**ΔFt = Wcosθ + µFn = 38278 cos60 + 0.25 x 33149 = 27426 lb**

Column # 13:

**Ft+ Δ Ft = 0 + 27426 = 27426 lb**

This is the tension at the top of the drill collars which is equal to the tension Ft

at the bottom of element # 2

**Calculations for Element # 2**

at the bottom of element # 2

Column # 1: This element is the bottom 4000 ft of 5” DP across the tangent section.

Column # 2: Depth of bottom end is at 9600 ft.

Column # 3: Length is 4000 ft.

Column # 4: Inclination angle across tangent section is 60 deg.

Column # 5: Average inclination angle is 60 deg.

Column # 6: No change in inclination angle.

Column # 7: Azimuth is constant at 60 deg.

Column # 8: No change in azimuth, zero

Column # 9: Weight of DP is, W = 4000 x 20.89 x 0.815 = 68101 lb

Column # 10: This is the tension at the bottom of the element which is equal to the tension at the top of the previous element.

Column # 11: The normal force is from above Eq

**Fn = 58977 lb**

Column # 12: Δ F from Eq

**Δ Ft = Wcosθ + µFn **

**Δ Ft = 68101 x cos60 + 0.25 x 58977 = 48794 lb**

Column # 13: Tension at top of element is

**Ft + Δ F = 27426 + 48794 = 76220 lb**

**Calculations for Element # 3**

Column # 1: This is a 50-ft element of 5” DP at the bottom of the build section. The inclination angle at the lower end is 60 deg and at the upper end is 55 deg (build rate of 10 deg/100 or 5 deg per 50 ft). The azimuth at lower end is 30 deg N and at upper end is 27.5 deg N (azimuth is changed at rate of 5 deg/100 ft or 2.5 deg per 50 ft.)

Column # 2: Depth of lower end of element is 5600’ – end of tangent section.

Column # 3: length of element is 50 ft.

Column # 4: Inclination at bottom of element is 60 deg. Inclination at top of element is 55 deg.

Column # 5: Average inclination is

**60+55/2 = 57.5 deg **

Column # 6: Change in inclination angle is

**60-55 = 5 degrees **

**5 x 0.01744 = 0.0872 radians**

Column # 7: Azimuth at lower end is 30 deg.

Column # 8:

**Change in azimuth is Azimuth at lower end – Azimuth at upper end **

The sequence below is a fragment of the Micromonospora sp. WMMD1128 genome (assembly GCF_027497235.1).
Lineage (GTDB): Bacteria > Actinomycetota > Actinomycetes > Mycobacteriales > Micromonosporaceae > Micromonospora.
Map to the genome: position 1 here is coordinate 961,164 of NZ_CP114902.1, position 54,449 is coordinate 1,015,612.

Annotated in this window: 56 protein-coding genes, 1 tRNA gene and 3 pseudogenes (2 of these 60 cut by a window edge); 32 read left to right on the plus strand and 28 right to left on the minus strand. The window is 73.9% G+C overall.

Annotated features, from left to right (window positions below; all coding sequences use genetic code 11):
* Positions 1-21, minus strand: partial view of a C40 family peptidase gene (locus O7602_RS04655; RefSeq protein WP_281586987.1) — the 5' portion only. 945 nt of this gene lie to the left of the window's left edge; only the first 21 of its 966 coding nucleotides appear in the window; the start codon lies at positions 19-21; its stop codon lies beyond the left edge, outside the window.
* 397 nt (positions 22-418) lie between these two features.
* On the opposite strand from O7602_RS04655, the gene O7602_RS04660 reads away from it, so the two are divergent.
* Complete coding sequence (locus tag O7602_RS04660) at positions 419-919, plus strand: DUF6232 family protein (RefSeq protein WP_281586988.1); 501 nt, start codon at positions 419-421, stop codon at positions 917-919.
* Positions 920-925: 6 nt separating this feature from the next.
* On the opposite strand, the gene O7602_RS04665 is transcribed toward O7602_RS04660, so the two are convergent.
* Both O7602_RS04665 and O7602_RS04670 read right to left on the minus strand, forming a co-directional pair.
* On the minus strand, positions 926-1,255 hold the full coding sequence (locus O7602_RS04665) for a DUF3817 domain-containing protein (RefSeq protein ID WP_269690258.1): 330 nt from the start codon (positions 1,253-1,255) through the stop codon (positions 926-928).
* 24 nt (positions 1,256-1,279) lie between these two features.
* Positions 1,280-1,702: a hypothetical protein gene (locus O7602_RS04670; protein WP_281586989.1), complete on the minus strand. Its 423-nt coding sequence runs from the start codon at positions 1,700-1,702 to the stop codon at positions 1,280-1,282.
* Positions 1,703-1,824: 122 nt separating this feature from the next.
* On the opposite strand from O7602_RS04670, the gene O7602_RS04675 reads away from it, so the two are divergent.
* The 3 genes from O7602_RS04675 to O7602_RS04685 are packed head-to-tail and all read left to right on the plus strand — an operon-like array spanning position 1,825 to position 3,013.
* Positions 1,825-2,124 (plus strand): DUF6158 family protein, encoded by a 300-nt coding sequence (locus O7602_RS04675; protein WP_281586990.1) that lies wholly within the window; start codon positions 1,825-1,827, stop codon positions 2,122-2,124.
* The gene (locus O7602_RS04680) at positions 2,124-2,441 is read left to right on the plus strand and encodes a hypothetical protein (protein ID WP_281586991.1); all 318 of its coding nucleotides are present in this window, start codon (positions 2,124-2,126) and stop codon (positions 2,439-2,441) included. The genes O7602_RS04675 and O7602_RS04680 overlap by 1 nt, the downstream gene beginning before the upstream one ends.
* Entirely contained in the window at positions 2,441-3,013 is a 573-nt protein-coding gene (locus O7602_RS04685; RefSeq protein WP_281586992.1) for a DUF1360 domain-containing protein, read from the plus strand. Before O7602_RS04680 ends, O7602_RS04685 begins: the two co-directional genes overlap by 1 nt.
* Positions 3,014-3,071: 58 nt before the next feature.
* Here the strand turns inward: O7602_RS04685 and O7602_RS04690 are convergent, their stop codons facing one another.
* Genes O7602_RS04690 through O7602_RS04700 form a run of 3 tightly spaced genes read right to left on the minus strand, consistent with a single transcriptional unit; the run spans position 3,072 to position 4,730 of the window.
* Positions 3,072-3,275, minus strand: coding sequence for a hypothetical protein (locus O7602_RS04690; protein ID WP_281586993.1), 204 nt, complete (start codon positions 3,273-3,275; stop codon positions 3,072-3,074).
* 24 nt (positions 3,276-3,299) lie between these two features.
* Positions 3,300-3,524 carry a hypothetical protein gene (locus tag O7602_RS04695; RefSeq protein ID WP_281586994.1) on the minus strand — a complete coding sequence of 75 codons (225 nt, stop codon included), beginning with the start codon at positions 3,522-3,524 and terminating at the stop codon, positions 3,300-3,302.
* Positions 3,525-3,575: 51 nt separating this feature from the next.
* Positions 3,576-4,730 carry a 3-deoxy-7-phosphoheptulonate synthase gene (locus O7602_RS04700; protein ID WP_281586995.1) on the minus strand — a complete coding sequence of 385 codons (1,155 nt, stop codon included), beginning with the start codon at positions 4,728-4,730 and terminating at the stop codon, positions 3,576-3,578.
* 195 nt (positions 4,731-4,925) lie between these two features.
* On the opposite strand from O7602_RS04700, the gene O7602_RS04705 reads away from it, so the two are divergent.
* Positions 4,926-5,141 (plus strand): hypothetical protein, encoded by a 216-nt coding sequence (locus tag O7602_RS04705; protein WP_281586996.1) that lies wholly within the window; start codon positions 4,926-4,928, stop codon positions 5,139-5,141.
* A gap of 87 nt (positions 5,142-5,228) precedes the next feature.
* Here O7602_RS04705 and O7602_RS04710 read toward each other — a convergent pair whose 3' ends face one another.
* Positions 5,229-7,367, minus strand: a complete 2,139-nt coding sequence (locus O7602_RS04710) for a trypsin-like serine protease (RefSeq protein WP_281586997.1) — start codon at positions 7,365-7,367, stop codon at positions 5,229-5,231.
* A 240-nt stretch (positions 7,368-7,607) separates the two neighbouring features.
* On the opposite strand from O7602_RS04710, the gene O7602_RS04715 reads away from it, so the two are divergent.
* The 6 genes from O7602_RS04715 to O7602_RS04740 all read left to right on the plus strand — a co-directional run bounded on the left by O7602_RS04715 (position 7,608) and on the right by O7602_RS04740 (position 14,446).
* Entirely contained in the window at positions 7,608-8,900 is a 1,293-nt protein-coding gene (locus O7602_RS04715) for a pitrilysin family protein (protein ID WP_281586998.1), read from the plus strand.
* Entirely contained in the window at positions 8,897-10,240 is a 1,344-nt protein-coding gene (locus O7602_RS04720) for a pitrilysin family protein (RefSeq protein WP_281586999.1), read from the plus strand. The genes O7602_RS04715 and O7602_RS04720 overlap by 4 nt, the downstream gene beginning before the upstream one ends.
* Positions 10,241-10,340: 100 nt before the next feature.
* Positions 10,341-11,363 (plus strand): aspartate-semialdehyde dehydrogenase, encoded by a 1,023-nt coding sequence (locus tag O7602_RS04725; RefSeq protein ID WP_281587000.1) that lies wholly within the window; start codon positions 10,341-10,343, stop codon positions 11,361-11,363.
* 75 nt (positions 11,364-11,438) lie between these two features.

**30 – 27.5 = 2.5 deg **

**2.5 x 0.01744 = 0.0436 radians**

Column # 9:

**W = 50 x 20.89 x 0.815 = 851 lb**

Column # 10: Tension at bottom of element is equal to tension at top of previous element 76220 lb.

Column # 11:

**Fn = 7879 lb**

Column # 12:

**Δ Ft = 851cos57.5 + 0.25 x 7879 = 2427 lb**

Column # 13: Tension at top of element is

**2427 + 76220 = 78647 lb**

Calculations for elements 4 through 14 are done in the same manner.

__Calculations for Element # 15__

Column # 1: This is the last element. It is the DP in the vertical section from surface to the kick off point at 5000 ft.

Column # 2: Depth of lower end is at 5000 ft.

Column # 3: Length is 5000 ft.

Columns # 4 through 8: All values are zero because the pipe is vertical

Column # 9:

**W = 5000 x 20.89 x 0.815 = 85126 lb**

Column # 10: Tension at bottom end is 110427 lb

Column # 11: The normal force is zero because the pipe is vertical and is not lying on the hole.

**Fn = 0**

Column # 12:

**ΔFt= 85126 x cos0 + 0.25 x 0 = 85126 x 1.0 + 0 = 85126 lb**

Column # 13: Tension at the surface is

**85126 + 110427 = 195,553 lb**

Therefore, it requires a pull of 195,553 lb to move the pipe up hole. The Landmark torque and drag software (WELL PLAN) gave a value of 193, 500 lb.

b) The total drag force is the sum of all drag forces generated by all elements, or F μ (Total Drag Force)

This is the sum of all normal forces times the friction coefficient. The sum of all normal forces is obtained by adding all values of F in Col # 11 which is 195176 lb. Therefore,

**Total Drag = 195176 x 0.25 = 48794 lb**

c) The hook load when the pipe is static is

**195553 – 48794 = 146,759 lb**

The hook load is also equal to

## Example On The Drilling Torque Calculation

### Given:

#### Well bore